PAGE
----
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May. 22nd, 2013 | 09:36 pm

Woohoo, it's Wednesday! (Wednesday is my Friday.) And by this time tomorrow I will no longer be a solo parent, and lo, life will be much improved.

I realise I haven't posted in... a very long time. I admit it: I've joined the migration to short-form platforms, in my case to Twitter. (If you want to know the minutiae of my life, I'm [twitter.com profile] ineketevere.) I haven't been fannish about anything for so long, and these days I spend what little creative energy I have on the Novel I Will One Day Finish Goddammit, so DW has been the thing to fall to the wayside.

I was in Dili last week (along with the kacang, who did not like it, even though she met Jesus and also a pig), and it was strange to see it so quiet, the familiar shops boarded up and expat supermarkets with empty shelves. I suppose it's the natural process of readjustment to domestic demand, now that the UN and other international forces have gone. On the other hand, there's also a new but vastly underpopulated mall (with a Gloria Jean's coffee chain!) and a cinema, so who the hell knows. People seem to be using Portuguese more often for marketplace transactions, and I haven't yet had a meeting in Indonesian, even if all the paperwork still is. The times, they are a-changing.


My reading on the redeye back from Denpasar was Anna Cowan's Untamed, which I didn't know a single thing about other than the hero was a cross-dressing Duke. When I started reading, though, I was fascinated to find that the cross-dressing trope didn't work at all in the way I'd expected. I'd expected to find a queered erotic tension due to the heroine thinking the hero is a woman, and falling for him regardless (a gender-flipped Coffee Prince dynamic). Instead, the hero is already queer (canonically bisexual, effeminate), the heroine is perfectly aware that he's a man, and there's little eroticisation of his cross-dressing. Rather than an erotic tension due to mistaken gender identity, I found that there was erotic tension in the knowledge of true (concealed) gender identity, both as a secret shared between co-conspirators, and also as the fraught but powerful possibility of that concealed gender identity being (consciously, deliberately) revealed. I was surprised to find that the sexiest part of the book for me wasn't, as I might have expected, a sex scene, but a single line in which the hero (who has adopted a long-term disguise as an exceptionally glamourous woman) offers to dress as a man in order to accompany the heroine incognito. I think perhaps the power of that line came from its jolting reminder of heterosexual potential, currently leashed and subverted but full of possibility. It's dangerous: a dropping of protective disguise, revealing a true self. And it's powerful: the resumption of a privileged gender identity, and a demonstration of the ability to thwart society by picking and choosing from the binary as he desires.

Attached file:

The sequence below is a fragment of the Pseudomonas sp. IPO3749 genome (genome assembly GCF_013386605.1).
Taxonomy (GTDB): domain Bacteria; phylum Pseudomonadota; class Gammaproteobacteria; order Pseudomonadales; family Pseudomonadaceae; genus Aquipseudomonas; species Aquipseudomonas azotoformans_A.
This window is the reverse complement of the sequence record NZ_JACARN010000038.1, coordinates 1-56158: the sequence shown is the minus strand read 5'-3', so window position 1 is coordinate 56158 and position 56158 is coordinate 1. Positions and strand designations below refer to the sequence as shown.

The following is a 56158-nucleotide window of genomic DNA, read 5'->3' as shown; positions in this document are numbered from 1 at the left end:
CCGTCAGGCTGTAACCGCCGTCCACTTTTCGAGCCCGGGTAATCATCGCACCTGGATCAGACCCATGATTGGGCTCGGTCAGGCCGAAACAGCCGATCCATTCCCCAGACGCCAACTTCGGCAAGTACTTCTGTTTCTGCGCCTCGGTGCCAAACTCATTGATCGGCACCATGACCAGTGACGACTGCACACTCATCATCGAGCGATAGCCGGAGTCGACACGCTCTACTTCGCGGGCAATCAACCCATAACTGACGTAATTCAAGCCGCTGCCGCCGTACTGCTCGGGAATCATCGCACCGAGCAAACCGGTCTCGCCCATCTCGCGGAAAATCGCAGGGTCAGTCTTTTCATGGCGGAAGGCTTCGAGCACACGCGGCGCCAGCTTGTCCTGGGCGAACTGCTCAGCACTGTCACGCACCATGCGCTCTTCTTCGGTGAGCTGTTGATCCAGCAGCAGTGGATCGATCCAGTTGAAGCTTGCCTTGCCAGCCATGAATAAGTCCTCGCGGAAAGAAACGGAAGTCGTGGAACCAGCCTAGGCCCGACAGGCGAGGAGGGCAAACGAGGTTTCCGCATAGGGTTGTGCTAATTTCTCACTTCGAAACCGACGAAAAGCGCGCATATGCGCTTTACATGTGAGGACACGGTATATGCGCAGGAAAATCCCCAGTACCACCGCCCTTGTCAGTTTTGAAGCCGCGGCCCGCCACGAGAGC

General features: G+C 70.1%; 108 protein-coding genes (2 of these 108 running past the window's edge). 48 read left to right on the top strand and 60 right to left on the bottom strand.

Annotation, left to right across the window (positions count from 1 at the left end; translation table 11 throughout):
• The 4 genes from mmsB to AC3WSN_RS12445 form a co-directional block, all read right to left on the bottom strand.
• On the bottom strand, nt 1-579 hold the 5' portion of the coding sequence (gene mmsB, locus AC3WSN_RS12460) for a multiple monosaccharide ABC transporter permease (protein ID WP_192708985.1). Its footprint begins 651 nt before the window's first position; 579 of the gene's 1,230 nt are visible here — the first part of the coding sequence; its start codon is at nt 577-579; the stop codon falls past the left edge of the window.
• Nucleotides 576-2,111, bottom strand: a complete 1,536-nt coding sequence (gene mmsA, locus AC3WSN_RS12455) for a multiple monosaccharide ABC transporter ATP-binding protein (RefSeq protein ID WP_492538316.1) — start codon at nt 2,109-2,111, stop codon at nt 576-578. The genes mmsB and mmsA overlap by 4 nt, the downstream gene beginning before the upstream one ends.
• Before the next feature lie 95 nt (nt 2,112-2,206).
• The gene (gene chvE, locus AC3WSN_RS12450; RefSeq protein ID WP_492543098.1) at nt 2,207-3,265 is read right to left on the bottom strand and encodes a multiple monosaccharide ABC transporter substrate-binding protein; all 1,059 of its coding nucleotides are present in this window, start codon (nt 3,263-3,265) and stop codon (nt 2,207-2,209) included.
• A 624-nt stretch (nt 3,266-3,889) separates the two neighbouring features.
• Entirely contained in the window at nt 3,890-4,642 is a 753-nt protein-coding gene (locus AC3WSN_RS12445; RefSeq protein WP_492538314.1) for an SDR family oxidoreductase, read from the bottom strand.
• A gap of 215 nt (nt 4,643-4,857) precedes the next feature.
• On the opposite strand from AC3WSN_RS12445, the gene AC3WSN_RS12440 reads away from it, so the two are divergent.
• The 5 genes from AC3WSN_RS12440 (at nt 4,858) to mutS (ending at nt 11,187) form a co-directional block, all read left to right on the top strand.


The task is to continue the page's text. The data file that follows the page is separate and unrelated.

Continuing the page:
So, some really interesting things done with gender in the Regency genre! It felt exceptionally fresh to me, even as it didn't quite pull together enough at the end for me to find it completely satisfying as a romance.

This entry was originally posted at http://tevere.dreamwidth.org/69824.html. Number of comments on DW: comment count unavailable

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